The BBC has confirmed that it plans to close modern rock digital radio station 6 Music, following a strategic review of the BBC's digital services.

The review, titled "Putting Quality First," was officially unveiled by director-general Mark Thompson at a press conference at BBC Television Centre today (March 2). The announcement was brought forward following a leak of the proposals last week which prompted outrage from listeners and the music industry.

The proposals in the digital strategy review were drawn up by BBC management and published by the BBC Trust. A 12-week public consultation will now take place, with the Trust taking a final view in the autumn, based upon the public's responses and its own analysis.

The review also includes a plan to close the Asian Network, a speech and music station billed as the "sound of Asian Britain," as well as cutting spending on the corporation's Web sites.

The BBC said 6 Music would close by the end of 2011, if the decision was approved.

Although the closure of 6 Music will only save around £6 million ($9 million) from the publicly-funded BBC's annual £3.6 billion ($5.5 billion) license fee income, the move will appease critics who argue that the BBC is too large and crowds out investment from the commercial sector in new services.

Speaking at the press conference, Thompson said the new strategy would mean that the BBC would "do fewer things better."

"We think this is a moment for focus and rationalization," he said, referring to changes in the digital landscape, where the BBC had led the way in the infancy of the technology. It will also cut spending on its Web sites by 25% and Thompson said the number of sections on its site would be halved by 2013.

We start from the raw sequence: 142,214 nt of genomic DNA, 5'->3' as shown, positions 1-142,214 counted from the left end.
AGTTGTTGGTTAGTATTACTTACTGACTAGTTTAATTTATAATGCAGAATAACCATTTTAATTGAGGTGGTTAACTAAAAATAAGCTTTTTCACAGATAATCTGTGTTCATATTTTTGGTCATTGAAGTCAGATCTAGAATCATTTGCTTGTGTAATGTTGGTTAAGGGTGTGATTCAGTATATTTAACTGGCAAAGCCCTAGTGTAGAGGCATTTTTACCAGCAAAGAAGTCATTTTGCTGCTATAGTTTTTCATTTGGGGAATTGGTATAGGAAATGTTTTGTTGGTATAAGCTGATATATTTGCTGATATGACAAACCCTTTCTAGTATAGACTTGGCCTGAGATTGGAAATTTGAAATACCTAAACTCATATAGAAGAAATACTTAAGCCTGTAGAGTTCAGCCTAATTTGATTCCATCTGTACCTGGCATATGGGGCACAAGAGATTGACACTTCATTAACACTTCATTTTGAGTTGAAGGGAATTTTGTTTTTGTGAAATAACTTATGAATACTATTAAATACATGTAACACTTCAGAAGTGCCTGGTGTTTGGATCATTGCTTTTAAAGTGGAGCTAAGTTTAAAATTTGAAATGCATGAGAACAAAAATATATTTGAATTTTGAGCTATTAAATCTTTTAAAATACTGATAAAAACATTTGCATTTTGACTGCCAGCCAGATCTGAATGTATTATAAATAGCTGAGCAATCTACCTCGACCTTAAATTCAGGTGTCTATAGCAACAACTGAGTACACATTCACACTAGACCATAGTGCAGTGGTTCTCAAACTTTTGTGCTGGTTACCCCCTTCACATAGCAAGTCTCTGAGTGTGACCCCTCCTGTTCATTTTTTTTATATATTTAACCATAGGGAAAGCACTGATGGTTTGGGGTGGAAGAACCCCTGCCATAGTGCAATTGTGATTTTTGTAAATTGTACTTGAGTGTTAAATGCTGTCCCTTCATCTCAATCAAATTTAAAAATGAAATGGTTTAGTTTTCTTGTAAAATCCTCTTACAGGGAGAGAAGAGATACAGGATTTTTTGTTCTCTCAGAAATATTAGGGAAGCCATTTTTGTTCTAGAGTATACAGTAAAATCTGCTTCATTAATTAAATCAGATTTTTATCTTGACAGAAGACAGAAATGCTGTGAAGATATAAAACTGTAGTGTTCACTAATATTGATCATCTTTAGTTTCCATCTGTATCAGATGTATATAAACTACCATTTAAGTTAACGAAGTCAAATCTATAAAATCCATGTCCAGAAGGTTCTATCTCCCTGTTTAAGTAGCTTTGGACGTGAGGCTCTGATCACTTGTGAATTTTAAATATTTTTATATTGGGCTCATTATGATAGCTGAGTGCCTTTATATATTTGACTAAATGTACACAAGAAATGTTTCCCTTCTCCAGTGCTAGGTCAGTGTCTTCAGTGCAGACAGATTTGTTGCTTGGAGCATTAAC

Thompson praised national top 40 station Radio 1 for its "concentration on new music" and the "diversity and range" of content, and he said AC network Radio 2 was also doing a good job. He added that Radio 2 should not forget its older audience and so should take a "further step towards distinctiveness" which would give it a clear difference from commercial stations.

However, the closure of 6 Music was confirmed as Thompson said the BBC should move ahead with two national popular music stations rather than three. He described closure as a "very big and painful step" but added that some of its best content could be transferred to other networks such as Radio 2.

"It's an expensive service given its relatively small audience at the moment," he said of 6 Music. He added that management could have attempted to increase the audience - 6 Music has 695,000 listeners as measured by audience reach according to RAJAR - but the station has the "same demographic targeted by commercial mainstream radio" [25-44 year-old music fans] and that "issues of market impact would be too great."

BBC Trust chairman Sir Michael Lyons stressed that the BBC only has approval to implement a consultation at present. The Trust will use the consultation responses and its own analysis to form a final verdict on the future strategic framework of the BBC; a provisional view will appear in the summer with the final strategy in the autumn.

The U.K. music industry has already voiced its dismay about the potential loss of 6 Music, which is a key station for helping to break new acts, adding its concern that the commercial sector would not step in with new services to broadcast alternative and modern rock.

BBC 6 Music launched in 2002 as a DAB (Digital Audio Broadcasting) service, and it is also available online and via digital TV platforms. Its current playlist includes Gorillaz, Vampire Weekend and Mumford & Sons, and part of its remit is to draw on the BBC music archives such as sessions recorded for John Peel.

Before the announcement today, the BBC said that it had received almost 2,400 complaints about the closures of the two stations. A Facebook campaign to save 6 Music has more than 86,000 members - but that is likely to increase after today's announcement.

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